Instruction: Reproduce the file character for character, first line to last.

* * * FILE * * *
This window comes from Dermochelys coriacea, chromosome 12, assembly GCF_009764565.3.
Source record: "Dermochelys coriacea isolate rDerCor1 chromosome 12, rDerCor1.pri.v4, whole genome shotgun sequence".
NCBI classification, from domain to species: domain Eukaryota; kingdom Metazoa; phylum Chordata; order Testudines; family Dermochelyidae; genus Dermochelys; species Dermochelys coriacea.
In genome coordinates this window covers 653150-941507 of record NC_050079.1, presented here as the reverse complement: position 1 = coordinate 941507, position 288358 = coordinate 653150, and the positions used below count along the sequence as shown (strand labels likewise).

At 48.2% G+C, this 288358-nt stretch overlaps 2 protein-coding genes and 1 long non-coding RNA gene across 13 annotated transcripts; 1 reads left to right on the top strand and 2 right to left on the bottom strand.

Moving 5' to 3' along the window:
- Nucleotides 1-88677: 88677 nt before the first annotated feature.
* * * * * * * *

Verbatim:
This window comes from Dermochelys coriacea, chromosome 12, assembly GCF_009764565.3.
Source record: "Dermochelys coriacea isolate rDerCor1 chromosome 12, rDerCor1.pri.v4, whole genome shotgun sequence".
NCBI classification, from domain to species: domain Eukaryota; kingdom Metazoa; phylum Chordata; order Testudines; family Dermochelyidae; genus Dermochelys; species Dermochelys coriacea.
In genome coordinates this window covers 653150-941507 of record NC_050079.1, presented here as the reverse complement: position 1 = coordinate 941507, position 288358 = coordinate 653150, and the positions used below count along the sequence as shown (strand labels likewise).

At 48.2% G+C, this 288358-nt stretch overlaps 2 protein-coding genes and 1 long non-coding RNA gene across 13 annotated transcripts; 1 reads left to right on the top strand and 2 right to left on the bottom strand.

Moving 5' to 3' along the window:
- Nucleotides 1-88677: 88677 nt before the first annotated feature.